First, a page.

Tuesday, April 24, 2012

Day 14: Blowing Up the Bridge Across the Digital Divide

According to a report published by the Pew Research Center's Pew Internet and American Life Project earlier this week (a report whose implications have been widely reported on)  fully 1 out of every 5 people that you saw in public today never uses the Internet.  (Find the full 41 page report here.)

What does that mean?  Well, it basically means that 1 in every 5 random people that you walked by today is either un-, under-, or simply misinformed.

It's hard for people like me (a person who is planning on no longer paying for an underutilised cable TV subscription) to think that a person's daily life wouldn't include the Internet or that it wouldn't be a major source for current information. 

Consider the following graphic: link.  Six, SIX companies control almost everything you can see on television (the graphic is a little outdated, GE has been replaced by Comcast recently).  If you think radio or the newspaper industry is any better, think again.  And if you think that the news you see is not a servant to the bottom line of the parent company then you obviously didn't see the network coverage concerning last years SOPA and PIPA debate (especially Comcast owned NBCs "coverage"  "critics say it will lead somehow to censorship." emphasis added). 

What's more, the report shows that the main reason people don't go on the Internet is far and away because they're "just not interested."  In short, they think the Internet has nothing for them.  At 31% that rationale is around three times as common as each of the next three stated reasons including; don't have a computer (12%), too expensive (10%), and too difficult (9%).  By in large people are CHOOSING not to use the most powerful source for information exchange ever devised by the hand of man.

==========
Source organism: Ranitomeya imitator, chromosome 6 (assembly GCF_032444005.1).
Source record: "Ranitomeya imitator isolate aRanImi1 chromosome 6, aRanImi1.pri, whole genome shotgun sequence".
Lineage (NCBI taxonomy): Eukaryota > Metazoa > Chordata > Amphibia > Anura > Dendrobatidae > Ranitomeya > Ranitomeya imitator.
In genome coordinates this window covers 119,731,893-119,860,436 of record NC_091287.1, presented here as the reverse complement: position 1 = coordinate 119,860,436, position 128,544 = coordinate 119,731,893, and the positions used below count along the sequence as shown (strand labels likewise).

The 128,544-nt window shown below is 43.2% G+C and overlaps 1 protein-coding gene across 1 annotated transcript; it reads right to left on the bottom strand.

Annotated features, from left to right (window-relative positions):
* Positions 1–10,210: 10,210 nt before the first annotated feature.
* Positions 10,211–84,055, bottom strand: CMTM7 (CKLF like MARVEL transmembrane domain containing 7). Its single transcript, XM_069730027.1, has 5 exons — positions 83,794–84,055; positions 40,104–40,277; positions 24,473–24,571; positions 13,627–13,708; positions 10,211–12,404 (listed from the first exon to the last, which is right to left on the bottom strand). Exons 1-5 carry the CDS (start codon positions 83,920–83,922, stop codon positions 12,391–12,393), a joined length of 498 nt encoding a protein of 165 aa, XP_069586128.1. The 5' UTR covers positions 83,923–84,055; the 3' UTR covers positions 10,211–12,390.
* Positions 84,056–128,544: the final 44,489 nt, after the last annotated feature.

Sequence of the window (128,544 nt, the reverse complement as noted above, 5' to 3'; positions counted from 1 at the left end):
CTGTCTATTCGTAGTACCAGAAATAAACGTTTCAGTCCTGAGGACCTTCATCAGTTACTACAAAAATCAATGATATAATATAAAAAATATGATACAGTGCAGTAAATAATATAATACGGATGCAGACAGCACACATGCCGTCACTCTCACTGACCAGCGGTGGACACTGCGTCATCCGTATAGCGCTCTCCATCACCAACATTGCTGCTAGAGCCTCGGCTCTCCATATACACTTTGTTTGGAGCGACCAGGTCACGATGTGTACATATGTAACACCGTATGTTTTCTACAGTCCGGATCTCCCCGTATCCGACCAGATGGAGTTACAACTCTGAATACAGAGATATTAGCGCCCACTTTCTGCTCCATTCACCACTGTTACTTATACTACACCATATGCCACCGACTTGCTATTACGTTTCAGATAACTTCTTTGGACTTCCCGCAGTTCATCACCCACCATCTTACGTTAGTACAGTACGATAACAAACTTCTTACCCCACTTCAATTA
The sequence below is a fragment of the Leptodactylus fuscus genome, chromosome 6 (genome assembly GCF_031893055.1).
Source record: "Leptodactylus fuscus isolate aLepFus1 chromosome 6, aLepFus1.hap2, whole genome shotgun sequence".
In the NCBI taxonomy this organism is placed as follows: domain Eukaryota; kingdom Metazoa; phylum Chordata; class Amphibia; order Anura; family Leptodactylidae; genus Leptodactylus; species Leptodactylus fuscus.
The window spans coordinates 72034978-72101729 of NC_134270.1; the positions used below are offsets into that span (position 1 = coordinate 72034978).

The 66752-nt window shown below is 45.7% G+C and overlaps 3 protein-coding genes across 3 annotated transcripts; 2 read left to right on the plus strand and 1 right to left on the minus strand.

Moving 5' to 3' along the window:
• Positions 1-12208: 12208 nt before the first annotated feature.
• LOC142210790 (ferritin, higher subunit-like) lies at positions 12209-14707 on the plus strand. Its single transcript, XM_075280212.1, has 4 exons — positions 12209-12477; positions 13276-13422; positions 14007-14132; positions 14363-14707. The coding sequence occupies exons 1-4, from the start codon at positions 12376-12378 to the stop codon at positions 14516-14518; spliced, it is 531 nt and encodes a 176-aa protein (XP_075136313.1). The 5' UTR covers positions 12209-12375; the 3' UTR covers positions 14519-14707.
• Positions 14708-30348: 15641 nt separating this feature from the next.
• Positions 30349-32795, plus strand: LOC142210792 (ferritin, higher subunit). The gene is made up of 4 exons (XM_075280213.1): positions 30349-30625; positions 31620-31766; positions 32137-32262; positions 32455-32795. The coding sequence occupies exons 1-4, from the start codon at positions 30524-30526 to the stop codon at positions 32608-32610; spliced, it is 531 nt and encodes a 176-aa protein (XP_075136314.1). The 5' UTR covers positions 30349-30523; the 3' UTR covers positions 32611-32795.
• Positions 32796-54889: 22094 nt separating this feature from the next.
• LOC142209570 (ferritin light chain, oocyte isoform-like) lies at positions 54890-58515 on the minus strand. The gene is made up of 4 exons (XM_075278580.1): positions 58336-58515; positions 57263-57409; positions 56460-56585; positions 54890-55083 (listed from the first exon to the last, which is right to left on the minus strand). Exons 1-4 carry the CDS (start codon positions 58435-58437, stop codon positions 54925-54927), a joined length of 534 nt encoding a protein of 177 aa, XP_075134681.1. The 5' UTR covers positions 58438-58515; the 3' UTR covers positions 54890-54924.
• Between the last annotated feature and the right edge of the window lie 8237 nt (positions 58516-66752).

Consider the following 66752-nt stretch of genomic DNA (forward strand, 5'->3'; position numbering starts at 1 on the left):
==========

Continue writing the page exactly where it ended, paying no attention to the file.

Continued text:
The conscious decision to NOT use the Internet is wholly different from what a lot of people assume about why people aren't using the Internet, I think.   

When you look at the demographics you see what you would expect once you'd learned to expect it.   The old, the uneducated, and the poor don't use the Internet.  I first read about this problem, what's commonly called "the digital divide" several years ago when I read a government report which I had every intention of linking to, but, I've lost my printed copy in the folds of my office and I haven't been able to tread deeply enough into the millions of results from Google about the digital divide to locate it anywhere online.

Needless to say the concept of the "digital divide" is well-covered in the literature.  From a global viewpoint, statistics show that in many developing countries only 1 in 1000 people have access to the Internet where in developed countries the number is closer to 600 in 1000.

In this country, people who live in rural and poor areas don't generally have equal access to the Internet.

But what does access to the Internet matter?  A lot.  First, democracy.  The ability to compete in the political arena and have your views heard is increasingly tied to access to the Internet.  Second, commerce.  What you can buy and how easily you can get it is intrinsically linked to the ability to go online.  Also, consider the advantages the power to know things, instantly and for free, means

As a child of the 80s I'm old enough to remember when you couldn't know anything without asking someone who knew or pulling down the encyclopaedia.  Both of these are naturally limited resources.  I remember what it was like to be stuck with no money on the weekend if you didn't go to the bank before it closed on Friday.  I remember what it was like to have no way to even find out what consumer products were out there to fit your purposes, much less the ability to order them.  I don't want to go back to that.  Ever.

But, apparently, a lot of people in this country are choosing, CHOOSING to live in the 80's.  I think it's important for our country's future to understand why.

No comments:

Post a Comment